Tuesday, May 26, 2009 - 17:38
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Trellon has been working on a fairly large implementation of CiviCRM for an advocacy group based in DC that was seeking to implement a CRM system that will help them manage their online fundraising and email marketing program. Email marketing is a large part of the organization's outreach strategy, so having a mail system that can deliver their 50,000+ emails in a short amount of time was a necessity.

We explored methods for optimizing CiviMail and decided to follow recommendations made by Lobo on the CiviCRM wiki. We set up the client mail and database server on a dedicated server with an Intel 2 Quad Core 2Ghz processor, 16GB of RAM, and 70 GB of disk space. We wrote some custom scripts to batch emails over to the mail server on cron to increase delivery speeds as well.

We have been able to get some really good times on delivery. I ran a test with the required tokens plus two additional tokens sent to 101,270 sample email addresses, which took 42 minutes. This is roughly 2411 per minute, or 144,671 emails per hour. This is a 50% greater delivery speed that we had set as our optimal goal.

I think with some additional optimization tweaks we can get up to 200,000 or 250,000 per hour. We are going to be exploring other methods to optimize delivery for this client over time as their email list grows. We will post additional tips and code samples for scripts we used once the site goes live around June 15th.

If you have recommendations for ways to optimize CiviMail delivery or benchmarks for CiviMail configurations you have set up, please post them in the comments.


Sending to 250,000 people in an hour is one thing. But if 5% of those people come visit your site immediately, can you handle that too?

That's more the issue that I'm dealing with right now. Though the architecture that I'm working with is a little different. The mail sending lives on a separate server on a different platform entirely. DB & Web live on the same server.

If all those people came to the site, we could handle it easily. We optimize Drupal to perform under heavy loads, so this is not a huge concern for us. It was more a worry of being able to get emails in people's in boxes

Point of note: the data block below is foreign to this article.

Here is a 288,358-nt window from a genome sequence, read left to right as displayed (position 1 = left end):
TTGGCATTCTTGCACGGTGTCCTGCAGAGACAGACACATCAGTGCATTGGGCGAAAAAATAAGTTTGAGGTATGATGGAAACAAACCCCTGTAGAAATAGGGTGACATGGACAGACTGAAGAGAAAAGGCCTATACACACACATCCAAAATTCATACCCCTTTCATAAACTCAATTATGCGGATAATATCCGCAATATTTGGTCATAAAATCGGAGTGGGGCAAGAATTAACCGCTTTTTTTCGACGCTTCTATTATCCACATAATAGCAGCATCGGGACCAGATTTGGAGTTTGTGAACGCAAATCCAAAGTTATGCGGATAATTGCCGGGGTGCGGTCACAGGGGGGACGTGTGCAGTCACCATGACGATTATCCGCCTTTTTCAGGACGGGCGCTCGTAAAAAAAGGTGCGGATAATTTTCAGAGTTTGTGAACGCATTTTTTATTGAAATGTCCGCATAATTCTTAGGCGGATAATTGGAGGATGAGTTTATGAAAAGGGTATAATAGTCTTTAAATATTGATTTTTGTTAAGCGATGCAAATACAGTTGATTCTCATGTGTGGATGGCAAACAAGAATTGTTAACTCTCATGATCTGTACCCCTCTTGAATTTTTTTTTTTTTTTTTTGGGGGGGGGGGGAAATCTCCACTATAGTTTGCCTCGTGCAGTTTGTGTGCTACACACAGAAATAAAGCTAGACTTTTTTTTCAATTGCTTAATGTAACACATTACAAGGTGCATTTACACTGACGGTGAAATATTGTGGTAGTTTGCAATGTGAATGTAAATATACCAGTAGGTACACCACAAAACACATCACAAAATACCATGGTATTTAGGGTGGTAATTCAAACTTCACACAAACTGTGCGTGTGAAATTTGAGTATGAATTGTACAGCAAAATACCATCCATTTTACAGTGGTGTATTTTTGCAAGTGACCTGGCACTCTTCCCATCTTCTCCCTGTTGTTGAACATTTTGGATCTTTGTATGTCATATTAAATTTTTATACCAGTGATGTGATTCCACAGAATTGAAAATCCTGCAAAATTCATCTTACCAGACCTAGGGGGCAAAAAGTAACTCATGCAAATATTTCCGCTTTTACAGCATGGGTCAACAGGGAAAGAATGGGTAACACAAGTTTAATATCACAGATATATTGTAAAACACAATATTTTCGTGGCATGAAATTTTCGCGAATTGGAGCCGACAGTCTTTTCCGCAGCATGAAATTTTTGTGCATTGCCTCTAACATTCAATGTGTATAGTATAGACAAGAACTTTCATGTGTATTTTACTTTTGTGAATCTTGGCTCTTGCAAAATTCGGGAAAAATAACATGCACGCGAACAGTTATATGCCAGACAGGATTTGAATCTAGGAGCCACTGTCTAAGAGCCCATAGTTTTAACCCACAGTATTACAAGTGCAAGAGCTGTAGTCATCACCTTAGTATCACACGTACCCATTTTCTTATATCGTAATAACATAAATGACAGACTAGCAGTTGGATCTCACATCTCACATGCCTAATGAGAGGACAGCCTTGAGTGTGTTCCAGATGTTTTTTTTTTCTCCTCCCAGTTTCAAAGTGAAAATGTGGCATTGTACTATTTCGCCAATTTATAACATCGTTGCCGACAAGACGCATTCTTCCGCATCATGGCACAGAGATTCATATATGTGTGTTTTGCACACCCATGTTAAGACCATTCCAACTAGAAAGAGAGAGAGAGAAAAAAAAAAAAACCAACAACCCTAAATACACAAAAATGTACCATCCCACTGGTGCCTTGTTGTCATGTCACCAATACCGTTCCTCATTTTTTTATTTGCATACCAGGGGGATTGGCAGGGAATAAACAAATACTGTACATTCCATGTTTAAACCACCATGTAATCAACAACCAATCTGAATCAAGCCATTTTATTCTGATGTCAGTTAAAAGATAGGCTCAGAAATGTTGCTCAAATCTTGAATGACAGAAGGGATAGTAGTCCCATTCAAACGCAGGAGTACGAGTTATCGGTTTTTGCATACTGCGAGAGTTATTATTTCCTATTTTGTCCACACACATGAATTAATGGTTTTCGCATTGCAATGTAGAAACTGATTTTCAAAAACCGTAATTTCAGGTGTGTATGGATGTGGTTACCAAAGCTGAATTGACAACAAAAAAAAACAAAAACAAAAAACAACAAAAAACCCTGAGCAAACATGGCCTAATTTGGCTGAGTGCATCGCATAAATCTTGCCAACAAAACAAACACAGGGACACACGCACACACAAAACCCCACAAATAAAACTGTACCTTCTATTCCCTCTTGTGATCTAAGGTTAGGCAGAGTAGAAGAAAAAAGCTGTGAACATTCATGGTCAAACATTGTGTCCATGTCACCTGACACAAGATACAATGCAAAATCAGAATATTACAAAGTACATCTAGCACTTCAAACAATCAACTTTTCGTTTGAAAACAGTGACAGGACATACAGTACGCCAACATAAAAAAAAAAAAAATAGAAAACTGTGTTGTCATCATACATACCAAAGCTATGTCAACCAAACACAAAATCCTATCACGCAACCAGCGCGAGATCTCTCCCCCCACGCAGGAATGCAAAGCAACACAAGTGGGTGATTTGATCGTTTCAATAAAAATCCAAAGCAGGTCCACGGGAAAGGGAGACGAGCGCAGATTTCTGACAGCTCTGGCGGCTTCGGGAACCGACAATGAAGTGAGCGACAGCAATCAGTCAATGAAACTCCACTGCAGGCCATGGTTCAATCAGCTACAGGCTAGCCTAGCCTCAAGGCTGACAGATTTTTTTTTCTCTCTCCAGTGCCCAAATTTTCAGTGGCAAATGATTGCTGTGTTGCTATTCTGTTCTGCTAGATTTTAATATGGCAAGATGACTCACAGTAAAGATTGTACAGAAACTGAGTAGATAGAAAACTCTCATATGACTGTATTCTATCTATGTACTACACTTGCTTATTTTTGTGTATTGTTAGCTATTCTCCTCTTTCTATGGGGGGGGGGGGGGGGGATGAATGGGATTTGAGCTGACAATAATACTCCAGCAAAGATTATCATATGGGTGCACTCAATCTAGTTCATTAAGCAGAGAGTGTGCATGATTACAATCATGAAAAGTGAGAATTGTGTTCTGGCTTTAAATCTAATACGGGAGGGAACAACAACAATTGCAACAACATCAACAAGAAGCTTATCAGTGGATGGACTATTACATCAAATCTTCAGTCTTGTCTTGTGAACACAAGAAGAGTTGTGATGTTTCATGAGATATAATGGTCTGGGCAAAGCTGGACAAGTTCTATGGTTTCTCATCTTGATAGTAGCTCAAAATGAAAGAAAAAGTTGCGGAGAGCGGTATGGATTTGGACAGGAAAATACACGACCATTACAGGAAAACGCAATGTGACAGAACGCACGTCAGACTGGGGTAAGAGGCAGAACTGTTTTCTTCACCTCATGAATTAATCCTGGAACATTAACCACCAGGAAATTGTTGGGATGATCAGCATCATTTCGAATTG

A couple ways we have optimized this site are using the Boost module to generate HTML pages for anonymous users, installing memcache and xcache, and the server comes with load balancing.

The link to Lobo's post on optimizing CiviCRM is broken, any chance someone has the info on steps taken to optimize CiviMail?



recently fen did report that civimail was sending mail faster than yahoo/aol likes to accept, so he was looking for ways to slow things down!. performance has been improved significantly since 2007!


We've found significant speed increases in mail delivery if you can sort the outbound messages by domain. Depending upon your configuration, this usually allows the outbound SMTP server to pipeline multiple messages in a single connection to the target host.

Totally great, however, just as a word of warning to all who read this blog post. even after all of these optimizations, rapid delivery could still be affected. The problem here is the receiving mail servers. The time for delivery could be all over the map. in some cases it could be days. The blog post mentions that the test emails were sent to to sample email addresses; in the real world, you will send only to real email addresses. If an org ends up flooding a domain with thousands of emails in a short time, in all likelihood, the org's sending mail server will be greylisted or told to defer emails for a specified time, which in most cases means emails will not be delivered for several hours. also, depending on the number of mail agents that are sending mails, queues could get backed up and mails dropped, so you will need to configure mail queues to deal with very large blasts. (the upper limit on the active queue is 20000 in postfix, which could pose a problem to the scenario in this blog post).

so while these recommendations are much appreciated and thank you very much for the info, the fact is, there is more to rapid delivery than fast mail servers and batching. an org needs to get a good reputation as a sender and even then *guaranteeing* delivery in a short amount of time is very difficult and something I would recommend that nobody guarantees to a client, ever. it's just safer that way.